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A Bosnian/Croatian dual citizen wishes to fly to Sarajevo. The Croatian passport expires 49 days (less than three months) after the intended date of departure from Bosnia. There is no Croatian ID card. The Bosnian passport is unavailable. The Bosnian ID card is already in Sarajevo, in the possession of a family member.

The obvious solution would be to have the family member send the ID card by overnight courier, but the flight is in a few hours.

If the family member takes the ID card to immigration officials at the airport, could the passenger use the ID card to enter the country? Could the officials somehow notify the airline that the passenger is clear to fly to Sarajevo?

The traveler is currently in Lisbon, Portugal, and resides in the US. The flight is ticketed by Lufthansa, which also operates the first leg.

  • @Coke Departing from Lisbon on Lufthansa. Flying LIS-MUC-VIE-SJJ, in case that matters, so the last leg at least will be operated by Austrian. – phoog Aug 3 '18 at 1:37
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This will be up to the ground handler at the airport of departure.

The person needs to call the Bosnian granična policija at the arrival airport immediately and ask them to confirm via email (in Serbo-Croatian if departing from a Yugoslav airport, otherwise in English) that the Bosnian ID is available and that the person is allowed to enter Bosnia, and to provide their contact number in their e-mail.

Tell them the flight is in a few hours.

Then the traveller should show the letter at check-in, and check-in staff should be able to contact Bosnian police for clearance (at least if they provide their number in their email, which I'm suggesting the traveller to explicitly ask for)

The following are relevant contacts:

Austrian ground handling in Vienna: +43 517 661 000

Lufthansa centre in Lisbon: +351 707 782 782 (couldn't find the actual handling agent I'm afraid)

  • Do you have any idea how the traveler's relative would make contact with the granična policija to explain the situation and give them the card? Would she have to call them? – phoog Aug 3 '18 at 1:46
  • Their number is +387 337 553 59, but she should go to the airport too of course. Their office is closed now, but ask the boarding pass check agent to summon an officer explaining it's urgent – Crazydre Aug 3 '18 at 1:48
  • I meant do you know whether they have an office door accessible to non passengers? I don't remember seeing one, but I've never looked for one either. Everyone's asleep now except me, so if we try this it will be at around 5 am Lisbon time, 6 am Sarajevo time. – phoog Aug 3 '18 at 1:50
  • @phoog There is an office at the far left (upper floor) but it's only open from 8:00-16:00 IIRC (wanted to talk to them once and it was closed). Hence again why I recommend them to call immediately. – Crazydre Aug 3 '18 at 1:52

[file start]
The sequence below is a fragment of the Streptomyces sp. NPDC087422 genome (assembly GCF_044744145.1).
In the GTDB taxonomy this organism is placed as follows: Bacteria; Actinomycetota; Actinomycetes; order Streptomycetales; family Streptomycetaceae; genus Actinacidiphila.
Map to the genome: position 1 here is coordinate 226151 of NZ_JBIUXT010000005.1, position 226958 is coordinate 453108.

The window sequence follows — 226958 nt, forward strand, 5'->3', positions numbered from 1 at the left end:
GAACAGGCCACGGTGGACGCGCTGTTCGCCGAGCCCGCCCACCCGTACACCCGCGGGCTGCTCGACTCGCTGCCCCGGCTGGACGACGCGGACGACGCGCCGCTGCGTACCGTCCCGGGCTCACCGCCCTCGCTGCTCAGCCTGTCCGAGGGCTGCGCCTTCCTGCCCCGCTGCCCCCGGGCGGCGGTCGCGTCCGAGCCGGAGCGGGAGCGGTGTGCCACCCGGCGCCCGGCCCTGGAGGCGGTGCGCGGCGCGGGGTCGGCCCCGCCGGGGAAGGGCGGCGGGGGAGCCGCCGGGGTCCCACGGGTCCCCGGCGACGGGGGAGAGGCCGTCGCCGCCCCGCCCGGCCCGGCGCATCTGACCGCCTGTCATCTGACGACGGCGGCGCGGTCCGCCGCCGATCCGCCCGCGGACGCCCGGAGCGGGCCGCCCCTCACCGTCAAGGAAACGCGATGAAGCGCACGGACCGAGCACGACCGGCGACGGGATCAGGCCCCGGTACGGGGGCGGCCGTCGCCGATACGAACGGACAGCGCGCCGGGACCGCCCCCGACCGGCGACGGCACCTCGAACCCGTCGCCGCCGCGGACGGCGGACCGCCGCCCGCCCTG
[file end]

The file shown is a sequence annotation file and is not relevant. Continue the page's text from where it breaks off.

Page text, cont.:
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    Ah, the mysterious upper level offices. I remember going up there once, years ago, but I don't remember why. Thanks for your help. I'll post the results as they become available, of course. – phoog Aug 3 '18 at 1:55
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Here's what happened after following Coke's advice:

My wife called her family in Sarajevo, who went to the airport with the ID card. In the meanwhile, we checked in at Lisbon. The ground staff would not check her through to Sarajevo, but offered to check us to Vienna.

After we cleared security, we received an e-mail message from the manager of the Austrian office in Sarajevo, saying that she had the ID card, that she had spoken with the Granična Policija to confirm that my wife would be allowed to enter with it, that she would meet my wife at the plane to give her the ID card, and that she had noted this in our reservation record.

We were unable to get boarding passes for the last leg despite this. We are awaiting takeoff to Munich and will try again there. Our layover in Vienna is only 40 minutes, so the best case scenario seems to be that we will get on the plane and our luggage will not. Fingers crossed....

... And, on arrival in Munich, where we had just over an hour, we went to the gate, where the gate agent issued boarding passes for the last leg. She assured us that our bags, originally checked to Vienna, would be sent to Sarajevo.


We made it, though our luggage did not.

The flight to Vienna was about ten minutes late. The flight parked at one of the bus spots rather than going to a jet bridge, and the airline sent a very competent fellow with a small van to take us two, along with one other person with a tight connection, to immigration and then directly to our next flight. We never even found out its departure gate. We certainly didn't have time to inquire about our bags.

The flight left about a half hour late, and I was hopeful about our luggage when the pilot announced that part of the reason for the delay was the delayed loading of some luggage.

As we walked from the plane to the arrivals hall (as one does in Sarajevo; it always makes me think of the 1950s or '60s), we found the staff member with the ID, whereafter we went inside and passed through immigration quite normally.

The luggage, as mentioned, did not arrive, so we filed a lost luggage report. It occurred to me that we didn't discuss with the agent in Munich that the bags were originally checked only to Vienna, and that she might have said they'd go to Sarajevo on the basis of an incorrect assumption. Or maybe the bags really didn't have time to make the transfer. I suppose we may never know.

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